It is also observed in the walls of the presbytery several images of the Religion, angels and Fathers of the Church coming from the disappeared altarpiece. In the marble and jasper tabernacle of 1750, the silver urns with the remains of San Juan de Sahagún and Santo Tomás de Villanueva stand out.

The choir was built between 1730 and 1740 by Joaquín Churriguera. The choir stalls, in two sections, high and low, are the work of various artists. Music was the element that served as cohesion for all the liturgical functions of the New Cathedral of Salamanca.

The backs of the choir seats in the choir loft are the highest, with full-length images of Christ the Savior, the Apostolic College, Evangelists, Saints of the local Church of Salamanca, Fathers of the Church, Saints of the Hispanic Church and Titulars of the main seats of the Spanish Crown. In the low choir appear the busts of saints and virgins. The grille that closes the choir and the one that closes the Main Chapel are the work of Duperier.

The New Cathedral of Salamanca has two organs: the Epistle Organ, in Renaissance style, built in the 16th century, and the Gospel Organ, in Baroque style. This was built in 1744 and modified in the 19th century, changing its original construction.

The trascoro is an altarpiece-like structure with integrated columns, decorated with magnificent carving. It contains the image of Santa María de los Perdones in the center, made in the middle of the 16th century, and those of Santa Ana and San Juan Bautista, works by Juan de Juni, on the sides.

The New Cathedral of Salamanca has twenty chapels, each one covered with different star vaults. The grilles that close them are of different styles and qualities, depending on the time of their construction. Also noteworthy are the tile fronts that decorate some of the altars.

Among the chapels, the Golden Chapel or Chapel of All Saints, built in 1515, stands out. It has several arches where different sepulchres are located, among them those of the founder of the chapel, Francisco Sánchez de Palenzuela. All the walls are decorated with about 110 statues where their golden color stands out, hence the name of the chapel. There are sculptures of characters from the Old and New Testament and a magnificent Calvary presides over the altarpiece of the Chapel.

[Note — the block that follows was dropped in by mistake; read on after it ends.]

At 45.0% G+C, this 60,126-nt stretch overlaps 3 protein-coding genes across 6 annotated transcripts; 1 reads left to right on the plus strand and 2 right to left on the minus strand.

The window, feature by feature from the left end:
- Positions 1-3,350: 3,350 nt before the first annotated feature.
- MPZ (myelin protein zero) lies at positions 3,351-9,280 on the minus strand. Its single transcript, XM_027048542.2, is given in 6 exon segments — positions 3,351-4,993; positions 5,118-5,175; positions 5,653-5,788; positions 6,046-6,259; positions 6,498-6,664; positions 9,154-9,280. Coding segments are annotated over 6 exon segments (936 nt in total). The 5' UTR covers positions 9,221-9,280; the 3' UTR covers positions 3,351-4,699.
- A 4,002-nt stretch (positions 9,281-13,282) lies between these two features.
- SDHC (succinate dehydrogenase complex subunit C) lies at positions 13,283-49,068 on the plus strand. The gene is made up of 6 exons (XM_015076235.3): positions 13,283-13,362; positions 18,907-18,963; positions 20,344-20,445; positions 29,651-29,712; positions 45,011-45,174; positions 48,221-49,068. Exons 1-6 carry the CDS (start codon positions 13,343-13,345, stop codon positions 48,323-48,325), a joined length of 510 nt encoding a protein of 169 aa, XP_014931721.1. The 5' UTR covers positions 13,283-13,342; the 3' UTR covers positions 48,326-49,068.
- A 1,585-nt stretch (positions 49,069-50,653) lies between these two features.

Another of the chapels that we can mention is the Chapel of the Christ of the Battles. This chapel houses the Romanesque image of the Christ of the Battles, black in color and with four nails, which must date from the first half of the 12th century. According to tradition, the image was carried by Bishop Jerónimo, the first bishop of Salamanca after the repopulation of the city, when he accompanied El Cid in his battles against the Muslims.

Among the most remarkable curiosities not to be missed when visiting the New Cathedral of Salamanca, is the sculpted figure of an astronaut on the Portada de Ramos, (north door), in front of the Palacio de Anaya. The first thing one would ask, is what is an astronaut doing in a structure built in the 16th century? Here is the explanation. In 1993, Salamanca hosted the exhibition Las Edades del Hombre and decided to restore the door, which was very deteriorated by the passage of time. During the restoration, the stonemason Miguel Romero, carved in stone in 1992, the astronaut that we can see today, following the tradition of incorporating a contemporary element in each restoration. As you can see, it is nothing supernatural, everything has an explanation.

In 1887 the temple was declared a National Monument and in 1999 a Protected Environment.